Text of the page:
Continuing from yesterday, I added illustrations drawn with Photoshop to the poster and ran it by Prof. Medero, who suggested some small changes. After adding some finishing touches to the poster, I continued updating documentation and making sure all my files are readily accessible for future use.
Yesterday, I worked a bit on the Python data analysis program so that I can leave it at a place where the basic building blocks are all there.I also fixed some issues with GitHub uploading with Prof. Medero and Michael and updated the documentation accordingly.
Today I started making the poster I was working on planning out for a portion of yesterday. Below is where it’s currently at. I’m planning to add a few illustrations demonstrating how the app works in the white space at the top right. Hope that it’ll be ready for printing tomorrow after some final touches.
Today, I completed making my custom linear interpolation script work with higher order n-grams. I still need to figure out how to interpolate the back-off weights, but I have placed that on the back burner for now.
Now, my attention has been focused on researching a phrase that Prof. Medero pointed me to, called “domain adaptation.” And this is basically investigating how to train a language model on one distribution of data (for us, it’d be the general corpus and by-learners corpus), and then have it perform well when we test it on another distribution of data (the for-learners corpus). The research I have done so far seems promising. I have ended the day with two key takeaways:
- I should set another baseline for my system, and that is training a language model that simply concatenates the general corpus and by-learners corpus together. This was inspired by the paper “Experiments in Domain Adaptation for Statistical Machine Translation” by Koehn and Schroeder.
- I should look into modifying the corpus that I am training on! One common domain adaptation method involves “selecting, joining, or weighting the datasets upon which the models (and by extension, systems) are trained” (from this paper by Axelrod et al.). So one idea I came up with is training a model with the by-learners corpus, and using it to compute sentence-level perplexities for all of the sentences in the general corpus. I can then filter out all of the sentences that scored above a certain perplexity. And finally, I can train a new model based off of the sentences that remain, and use that to test performance. I am still working on implementing this, but I will hopefully have results by tomorrow.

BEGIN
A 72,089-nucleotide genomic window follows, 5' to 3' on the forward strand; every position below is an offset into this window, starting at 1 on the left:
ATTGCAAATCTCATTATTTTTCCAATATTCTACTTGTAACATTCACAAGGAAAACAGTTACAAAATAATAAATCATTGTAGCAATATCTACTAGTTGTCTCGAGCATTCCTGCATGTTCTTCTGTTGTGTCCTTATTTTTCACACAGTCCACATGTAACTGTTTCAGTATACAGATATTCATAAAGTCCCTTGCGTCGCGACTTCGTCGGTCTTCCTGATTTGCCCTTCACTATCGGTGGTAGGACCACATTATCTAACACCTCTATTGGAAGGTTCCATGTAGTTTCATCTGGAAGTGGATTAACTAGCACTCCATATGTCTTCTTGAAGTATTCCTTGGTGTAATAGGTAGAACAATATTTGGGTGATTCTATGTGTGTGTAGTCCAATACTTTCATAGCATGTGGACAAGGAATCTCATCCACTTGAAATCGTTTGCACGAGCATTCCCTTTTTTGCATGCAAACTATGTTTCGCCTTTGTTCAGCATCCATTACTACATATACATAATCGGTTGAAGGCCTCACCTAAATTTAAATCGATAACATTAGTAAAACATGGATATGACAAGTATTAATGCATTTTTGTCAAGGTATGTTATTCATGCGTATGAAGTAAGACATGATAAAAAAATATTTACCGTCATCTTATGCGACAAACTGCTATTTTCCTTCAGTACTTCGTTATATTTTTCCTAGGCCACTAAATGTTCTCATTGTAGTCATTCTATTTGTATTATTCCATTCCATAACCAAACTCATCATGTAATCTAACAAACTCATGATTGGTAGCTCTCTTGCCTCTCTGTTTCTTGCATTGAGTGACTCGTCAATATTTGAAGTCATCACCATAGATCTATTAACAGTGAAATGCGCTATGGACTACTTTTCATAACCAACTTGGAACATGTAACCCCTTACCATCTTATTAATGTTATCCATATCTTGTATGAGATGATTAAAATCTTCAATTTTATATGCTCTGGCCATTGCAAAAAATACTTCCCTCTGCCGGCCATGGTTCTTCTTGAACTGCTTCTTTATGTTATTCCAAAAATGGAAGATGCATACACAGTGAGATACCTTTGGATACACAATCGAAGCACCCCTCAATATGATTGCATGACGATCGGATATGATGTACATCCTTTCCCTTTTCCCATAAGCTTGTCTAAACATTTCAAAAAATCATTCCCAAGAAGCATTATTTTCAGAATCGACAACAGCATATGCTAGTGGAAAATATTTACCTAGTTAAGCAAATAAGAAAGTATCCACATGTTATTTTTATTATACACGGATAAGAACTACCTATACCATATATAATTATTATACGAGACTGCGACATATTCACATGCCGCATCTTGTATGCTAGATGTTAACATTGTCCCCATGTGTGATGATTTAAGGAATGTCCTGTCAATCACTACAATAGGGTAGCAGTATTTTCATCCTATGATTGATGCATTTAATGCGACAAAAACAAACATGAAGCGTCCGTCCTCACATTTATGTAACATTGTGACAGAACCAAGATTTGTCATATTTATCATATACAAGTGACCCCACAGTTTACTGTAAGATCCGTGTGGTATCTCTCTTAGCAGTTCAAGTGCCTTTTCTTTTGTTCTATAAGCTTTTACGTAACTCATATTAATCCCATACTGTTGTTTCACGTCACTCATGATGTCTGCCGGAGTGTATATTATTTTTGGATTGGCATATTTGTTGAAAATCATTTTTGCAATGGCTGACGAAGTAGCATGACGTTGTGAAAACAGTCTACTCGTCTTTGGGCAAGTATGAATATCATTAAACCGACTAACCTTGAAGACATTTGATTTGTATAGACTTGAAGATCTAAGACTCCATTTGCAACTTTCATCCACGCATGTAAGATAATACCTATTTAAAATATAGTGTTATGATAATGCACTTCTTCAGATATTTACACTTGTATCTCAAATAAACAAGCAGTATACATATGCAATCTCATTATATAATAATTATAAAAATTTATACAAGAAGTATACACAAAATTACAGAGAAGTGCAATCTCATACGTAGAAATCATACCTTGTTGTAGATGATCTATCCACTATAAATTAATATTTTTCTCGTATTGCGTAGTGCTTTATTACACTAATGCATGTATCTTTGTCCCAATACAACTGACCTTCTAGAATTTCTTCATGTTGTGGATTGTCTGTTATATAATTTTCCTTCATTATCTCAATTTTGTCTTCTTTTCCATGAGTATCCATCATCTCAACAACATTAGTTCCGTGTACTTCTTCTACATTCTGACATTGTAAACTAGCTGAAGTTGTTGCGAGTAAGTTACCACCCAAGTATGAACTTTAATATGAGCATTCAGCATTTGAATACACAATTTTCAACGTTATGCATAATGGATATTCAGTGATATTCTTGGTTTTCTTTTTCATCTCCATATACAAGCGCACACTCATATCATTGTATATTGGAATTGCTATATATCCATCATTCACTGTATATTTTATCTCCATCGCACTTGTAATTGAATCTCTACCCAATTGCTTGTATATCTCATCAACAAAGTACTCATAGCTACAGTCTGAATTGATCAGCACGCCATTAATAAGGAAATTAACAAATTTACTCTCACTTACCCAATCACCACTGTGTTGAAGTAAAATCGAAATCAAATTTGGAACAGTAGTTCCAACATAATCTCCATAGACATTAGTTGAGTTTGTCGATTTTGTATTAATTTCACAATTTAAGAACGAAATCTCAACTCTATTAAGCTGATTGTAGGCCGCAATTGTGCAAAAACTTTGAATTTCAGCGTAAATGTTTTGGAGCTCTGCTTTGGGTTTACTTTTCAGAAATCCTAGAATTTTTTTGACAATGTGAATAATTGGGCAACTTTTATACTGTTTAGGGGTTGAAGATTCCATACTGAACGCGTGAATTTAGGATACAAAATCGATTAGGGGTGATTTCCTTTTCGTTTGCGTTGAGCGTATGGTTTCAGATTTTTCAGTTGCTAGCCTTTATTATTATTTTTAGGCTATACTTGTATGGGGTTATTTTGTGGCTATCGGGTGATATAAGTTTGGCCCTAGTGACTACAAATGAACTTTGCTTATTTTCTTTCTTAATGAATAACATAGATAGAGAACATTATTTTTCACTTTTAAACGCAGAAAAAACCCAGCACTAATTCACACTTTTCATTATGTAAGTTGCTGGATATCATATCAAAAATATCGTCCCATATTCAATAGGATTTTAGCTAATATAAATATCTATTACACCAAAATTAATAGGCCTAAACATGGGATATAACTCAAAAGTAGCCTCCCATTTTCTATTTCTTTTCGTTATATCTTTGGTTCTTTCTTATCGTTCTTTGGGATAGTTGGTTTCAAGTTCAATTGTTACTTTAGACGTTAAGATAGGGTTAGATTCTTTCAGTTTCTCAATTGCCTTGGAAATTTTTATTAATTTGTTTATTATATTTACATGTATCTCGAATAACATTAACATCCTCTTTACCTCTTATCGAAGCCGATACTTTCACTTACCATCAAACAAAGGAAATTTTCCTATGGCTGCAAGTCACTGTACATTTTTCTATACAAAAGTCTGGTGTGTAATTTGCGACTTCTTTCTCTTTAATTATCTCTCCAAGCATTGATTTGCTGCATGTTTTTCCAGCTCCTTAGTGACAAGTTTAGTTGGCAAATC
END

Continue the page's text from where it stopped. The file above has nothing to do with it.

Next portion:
Today, I finished performing my own linear interpolation of the “general” corpus and “by-learners” corpus. And I know it works because its perplexity across the test set is exactly the same as the perplexity given by the SRILM-interpolated model across the same corpus. The only catch is that the linear interpolation script does not work with higher order n-grams. So, today I am going to spend time making that change. With that, I also need to research how the back-off weights are interpolated for higher order n-grams.
Last Friday and today were spent troubleshooting the weird visual bugs and nil errors that appeared in TestViewController after I transferred the working code from TutorialViewController over. After rearranging the code (and dearranging the code if I made things worse) I fixed the nil exception errors, but then found out that GPUImage can’t handle images larger than 2048×2048 at the moment, and the sample texts in the main experiment have a width of around ~34,000. For the time being, the blur filter stops working for these text samples, and I’m currently searching for a fix. I’ve tried reimplementing other 3rd party extensions I’ve found, but none of them worked, and uninstalling/reinstalling frameworks was quite a headache.
Goals for the end of this week are:
- Make a poster
- Leave TextScroll and documentation in a place where a new researcher can continue
- Get basic data analysis working so that new researchers can easily build on that
Today, I completed work on modifying the Bash script. It can now take in a configuration file that sets the parameters of the language models I want to create. It then creates all of the language models, computes their perplexity across a common test set, and prints out a table that compare the perplexities of each language model. Whew! Now that I have that done, I can now turn my attention to somehow combining the “general” corpus and the “by-learners” corpus (whether it be interpolation or something else) to see if I can lower the perplexity even more. For now, as an exercise, I am going to start by recreating SRILM’s linear interpolation. And for that, I have begun looking at the Python module arpa that lets me parse the language models of the corpora. Then, I can hopefully linearly interpolate the two language models. I should have an update on that tomorrow.
Today, I’m starting to work on re-factoring the Bash script code, so that it can read in a configuration file and train/ test the language model based off of those parameters. This will be helpful to generate the table that I mentioned previously for different configurations of language models (e.g., for bigrams or trigrams). So, I’ve spent most of the day looking up the best Bash approach to passing in the configuration file. Hopefully, I’ll have this running by next week so that I can start experimenting with ways to interpolate the corpora that I have.